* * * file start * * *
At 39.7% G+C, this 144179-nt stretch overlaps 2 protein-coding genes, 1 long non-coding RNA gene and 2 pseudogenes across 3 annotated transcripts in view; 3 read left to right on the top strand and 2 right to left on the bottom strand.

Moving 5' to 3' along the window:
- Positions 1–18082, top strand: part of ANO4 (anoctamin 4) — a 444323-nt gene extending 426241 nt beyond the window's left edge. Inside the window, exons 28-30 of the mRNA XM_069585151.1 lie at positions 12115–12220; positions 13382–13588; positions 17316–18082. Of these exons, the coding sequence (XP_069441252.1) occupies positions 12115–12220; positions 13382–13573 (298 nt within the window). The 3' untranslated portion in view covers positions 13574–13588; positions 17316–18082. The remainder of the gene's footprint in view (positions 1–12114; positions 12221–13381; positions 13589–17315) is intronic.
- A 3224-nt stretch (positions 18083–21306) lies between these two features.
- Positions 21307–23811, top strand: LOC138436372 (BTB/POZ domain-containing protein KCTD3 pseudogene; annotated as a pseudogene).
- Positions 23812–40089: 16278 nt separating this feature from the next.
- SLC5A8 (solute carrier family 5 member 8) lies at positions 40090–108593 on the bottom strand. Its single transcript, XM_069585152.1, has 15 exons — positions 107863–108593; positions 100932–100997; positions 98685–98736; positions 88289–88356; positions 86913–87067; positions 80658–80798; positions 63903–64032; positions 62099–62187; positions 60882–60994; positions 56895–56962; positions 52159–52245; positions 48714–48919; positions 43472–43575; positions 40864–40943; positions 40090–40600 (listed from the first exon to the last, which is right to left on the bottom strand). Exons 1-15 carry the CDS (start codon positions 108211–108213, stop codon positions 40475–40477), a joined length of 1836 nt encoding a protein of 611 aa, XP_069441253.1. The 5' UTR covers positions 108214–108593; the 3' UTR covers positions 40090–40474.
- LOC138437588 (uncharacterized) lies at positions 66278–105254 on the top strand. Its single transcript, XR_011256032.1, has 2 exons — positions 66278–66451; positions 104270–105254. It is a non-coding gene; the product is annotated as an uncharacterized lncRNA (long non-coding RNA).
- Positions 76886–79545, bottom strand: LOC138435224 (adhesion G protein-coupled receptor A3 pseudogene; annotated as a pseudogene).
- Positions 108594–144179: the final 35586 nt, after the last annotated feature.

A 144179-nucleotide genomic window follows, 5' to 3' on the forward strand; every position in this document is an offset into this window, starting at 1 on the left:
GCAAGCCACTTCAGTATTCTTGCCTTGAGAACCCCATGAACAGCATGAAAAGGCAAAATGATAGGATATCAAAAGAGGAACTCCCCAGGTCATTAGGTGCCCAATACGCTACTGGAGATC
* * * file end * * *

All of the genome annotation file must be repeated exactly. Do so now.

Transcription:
At 39.7% G+C, this 144179-nt stretch overlaps 2 protein-coding genes, 1 long non-coding RNA gene and 2 pseudogenes across 3 annotated transcripts in view; 3 read left to right on the top strand and 2 right to left on the bottom strand.

Moving 5' to 3' along the window:
- Positions 1–18082, top strand: part of ANO4 (anoctamin 4) — a 444323-nt gene extending 426241 nt beyond the window's left edge. Inside the window, exons 28-30 of the mRNA XM_069585151.1 lie at positions 12115–12220; positions 13382–13588; positions 17316–18082. Of these exons, the coding sequence (XP_069441252.1) occupies positions 12115–12220; positions 13382–13573 (298 nt within the window). The 3' untranslated portion in view covers positions 13574–13588; positions 17316–18082. The remainder of the gene's footprint in view (positions 1–12114; positions 12221–13381; positions 13589–17315) is intronic.
- A 3224-nt stretch (positions 18083–21306) lies between these two features.
- Positions 21307–23811, top strand: LOC138436372 (BTB/POZ domain-containing protein KCTD3 pseudogene; annotated as a pseudogene).
- Positions 23812–40089: 16278 nt separating this feature from the next.
- SLC5A8 (solute carrier family 5 member 8) lies at positions 40090–108593 on the bottom strand. Its single transcript, XM_069585152.1, has 15 exons — positions 107863–108593; positions 100932–100997; positions 98685–98736; positions 88289–88356; positions 86913–87067; positions 80658–80798; positions 63903–64032; positions 62099–62187; positions 60882–60994; positions 56895–56962; positions 52159–52245; positions 48714–48919; positions 43472–43575; positions 40864–40943; positions 40090–40600 (listed from the first exon to the last, which is right to left on the bottom strand). Exons 1-15 carry the CDS (start codon positions 108211–108213, stop codon positions 40475–40477), a joined length of 1836 nt encoding a protein of 611 aa, XP_069441253.1. The 5' UTR covers positions 108214–108593; the 3' UTR covers positions 40090–40474.
- LOC138437588 (uncharacterized) lies at positions 66278–105254 on the top strand. Its single transcript, XR_011256032.1, has 2 exons — positions 66278–66451; positions 104270–105254. It is a non-coding gene; the product is annotated as an uncharacterized lncRNA (long non-coding RNA).
- Positions 76886–79545, bottom strand: LOC138435224 (adhesion G protein-coupled receptor A3 pseudogene; annotated as a pseudogene).
- Positions 108594–144179: the final 35586 nt, after the last annotated feature.

A 144179-nucleotide genomic window follows, 5' to 3' on the forward strand; every position in this document is an offset into this window, starting at 1 on the left:
GCAAGCCACTTCAGTATTCTTGCCTTGAGAACCCCATGAACAGCATGAAAAGGCAAAATGATAGGATATCAAAAGAGGAACTCCCCAGGTCATTAGGTGCCCAATACGCTACTGGAGATC